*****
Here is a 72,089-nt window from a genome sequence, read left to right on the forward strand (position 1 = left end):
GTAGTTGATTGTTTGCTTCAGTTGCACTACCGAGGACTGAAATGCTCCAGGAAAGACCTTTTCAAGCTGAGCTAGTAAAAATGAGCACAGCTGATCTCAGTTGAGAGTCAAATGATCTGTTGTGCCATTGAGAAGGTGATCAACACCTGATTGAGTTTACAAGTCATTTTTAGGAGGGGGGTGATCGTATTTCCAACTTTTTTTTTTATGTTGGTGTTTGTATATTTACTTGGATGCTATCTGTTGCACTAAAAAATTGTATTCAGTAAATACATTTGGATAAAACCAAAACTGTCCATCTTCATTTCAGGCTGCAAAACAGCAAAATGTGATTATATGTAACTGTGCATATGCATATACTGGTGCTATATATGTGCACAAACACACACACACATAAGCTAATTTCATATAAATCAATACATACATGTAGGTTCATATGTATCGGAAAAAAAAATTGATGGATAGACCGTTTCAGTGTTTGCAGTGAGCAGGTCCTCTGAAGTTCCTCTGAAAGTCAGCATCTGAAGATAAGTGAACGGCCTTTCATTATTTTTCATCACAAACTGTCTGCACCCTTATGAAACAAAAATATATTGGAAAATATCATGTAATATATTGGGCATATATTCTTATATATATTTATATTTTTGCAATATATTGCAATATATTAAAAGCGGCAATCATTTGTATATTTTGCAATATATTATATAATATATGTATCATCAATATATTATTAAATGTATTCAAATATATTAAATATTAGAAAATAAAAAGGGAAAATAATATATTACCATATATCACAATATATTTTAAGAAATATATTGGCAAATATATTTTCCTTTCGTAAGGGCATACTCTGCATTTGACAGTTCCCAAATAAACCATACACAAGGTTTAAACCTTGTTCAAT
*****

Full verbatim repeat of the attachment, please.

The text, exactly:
Here is a 72,089-nt window from a genome sequence, read left to right on the forward strand (position 1 = left end):
GTAGTTGATTGTTTGCTTCAGTTGCACTACCGAGGACTGAAATGCTCCAGGAAAGACCTTTTCAAGCTGAGCTAGTAAAAATGAGCACAGCTGATCTCAGTTGAGAGTCAAATGATCTGTTGTGCCATTGAGAAGGTGATCAACACCTGATTGAGTTTACAAGTCATTTTTAGGAGGGGGGTGATCGTATTTCCAACTTTTTTTTTTATGTTGGTGTTTGTATATTTACTTGGATGCTATCTGTTGCACTAAAAAATTGTATTCAGTAAATACATTTGGATAAAACCAAAACTGTCCATCTTCATTTCAGGCTGCAAAACAGCAAAATGTGATTATATGTAACTGTGCATATGCATATACTGGTGCTATATATGTGCACAAACACACACACACATAAGCTAATTTCATATAAATCAATACATACATGTAGGTTCATATGTATCGGAAAAAAAAATTGATGGATAGACCGTTTCAGTGTTTGCAGTGAGCAGGTCCTCTGAAGTTCCTCTGAAAGTCAGCATCTGAAGATAAGTGAACGGCCTTTCATTATTTTTCATCACAAACTGTCTGCACCCTTATGAAACAAAAATATATTGGAAAATATCATGTAATATATTGGGCATATATTCTTATATATATTTATATTTTTGCAATATATTGCAATATATTAAAAGCGGCAATCATTTGTATATTTTGCAATATATTATATAATATATGTATCATCAATATATTATTAAATGTATTCAAATATATTAAATATTAGAAAATAAAAAGGGAAAATAATATATTACCATATATCACAATATATTTTAAGAAATATATTGGCAAATATATTTTCCTTTCGTAAGGGCATACTCTGCATTTGACAGTTCCCAAATAAACCATACACAAGGTTTAAACCTTGTTCAAT